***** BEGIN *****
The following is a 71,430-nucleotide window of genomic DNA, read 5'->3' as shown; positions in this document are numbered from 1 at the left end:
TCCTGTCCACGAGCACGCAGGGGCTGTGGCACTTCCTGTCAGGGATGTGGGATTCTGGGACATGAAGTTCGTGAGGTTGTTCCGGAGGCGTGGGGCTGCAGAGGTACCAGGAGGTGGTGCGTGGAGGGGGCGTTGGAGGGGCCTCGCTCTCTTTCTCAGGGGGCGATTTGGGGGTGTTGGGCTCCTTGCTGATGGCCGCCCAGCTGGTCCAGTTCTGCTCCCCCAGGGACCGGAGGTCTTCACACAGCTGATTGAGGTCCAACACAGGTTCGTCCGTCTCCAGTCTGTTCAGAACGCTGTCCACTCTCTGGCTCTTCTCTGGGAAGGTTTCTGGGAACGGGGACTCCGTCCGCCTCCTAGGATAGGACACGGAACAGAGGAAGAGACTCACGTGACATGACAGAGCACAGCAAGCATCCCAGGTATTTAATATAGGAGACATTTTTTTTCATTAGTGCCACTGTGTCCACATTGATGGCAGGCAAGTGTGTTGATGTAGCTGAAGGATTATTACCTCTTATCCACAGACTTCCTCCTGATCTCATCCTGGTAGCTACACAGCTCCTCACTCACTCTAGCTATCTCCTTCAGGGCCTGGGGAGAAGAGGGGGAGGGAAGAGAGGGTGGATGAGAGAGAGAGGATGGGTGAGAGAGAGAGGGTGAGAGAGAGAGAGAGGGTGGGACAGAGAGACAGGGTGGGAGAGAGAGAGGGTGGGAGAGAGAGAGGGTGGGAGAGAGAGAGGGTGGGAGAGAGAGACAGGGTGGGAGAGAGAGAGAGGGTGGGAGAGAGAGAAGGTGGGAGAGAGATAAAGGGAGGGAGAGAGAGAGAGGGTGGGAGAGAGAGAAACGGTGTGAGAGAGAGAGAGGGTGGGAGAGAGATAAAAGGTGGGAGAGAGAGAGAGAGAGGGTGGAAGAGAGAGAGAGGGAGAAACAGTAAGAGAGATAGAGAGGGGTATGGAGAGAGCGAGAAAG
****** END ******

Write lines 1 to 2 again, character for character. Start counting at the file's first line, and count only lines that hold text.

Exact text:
The following is a 71,430-nucleotide window of genomic DNA, read 5'->3' as shown; positions in this document are numbered from 1 at the left end:
TCCTGTCCACGAGCACGCAGGGGCTGTGGCACTTCCTGTCAGGGATGTGGGATTCTGGGACATGAAGTTCGTGAGGTTGTTCCGGAGGCGTGGGGCTGCAGAGGTACCAGGAGGTGGTGCGTGGAGGGGGCGTTGGAGGGGCCTCGCTCTCTTTCTCAGGGGGCGATTTGGGGGTGTTGGGCTCCTTGCTGATGGCCGCCCAGCTGGTCCAGTTCTGCTCCCCCAGGGACCGGAGGTCTTCACACAGCTGATTGAGGTCCAACACAGGTTCGTCCGTCTCCAGTCTGTTCAGAACGCTGTCCACTCTCTGGCTCTTCTCTGGGAAGGTTTCTGGGAACGGGGACTCCGTCCGCCTCCTAGGATAGGACACGGAACAGAGGAAGAGACTCACGTGACATGACAGAGCACAGCAAGCATCCCAGGTATTTAATATAGGAGACATTTTTTTTCATTAGTGCCACTGTGTCCACATTGATGGCAGGCAAGTGTGTTGATGTAGCTGAAGGATTATTACCTCTTATCCACAGACTTCCTCCTGATCTCATCCTGGTAGCTACACAGCTCCTCACTCACTCTAGCTATCTCCTTCAGGGCCTGGGGAGAAGAGGGGGAGGGAAGAGAGGGTGGATGAGAGAGAGAGGATGGGTGAGAGAGAGAGGGTGAGAGAGAGAGAGAGGGTGGGACAGAGAGACAGGGTGGGAGAGAGAGAGGGTGGGAGAGAGAGAGGGTGGGAGAGAGAGAGGGTGGGAGAGAGAGACAGGGTGGGAGAGAGAGAGAGGGTGGGAGAGAGAGAAGGTGGGAGAGAGATAAAGGGAGGGAGAGAGAGAGAGGGTGGGAGAGAGAGAAACGGTGTGAGAGAGAGAGAGGGTGGGAGAGAGATAAAAGGTGGGAGAGAGAGAGAGAGAGGGTGGAAGAGAGAGAGAGGGAGAAACAGTAAGAGAGATAGAGAGGGGTATGGAGAGAGCGAGAAAG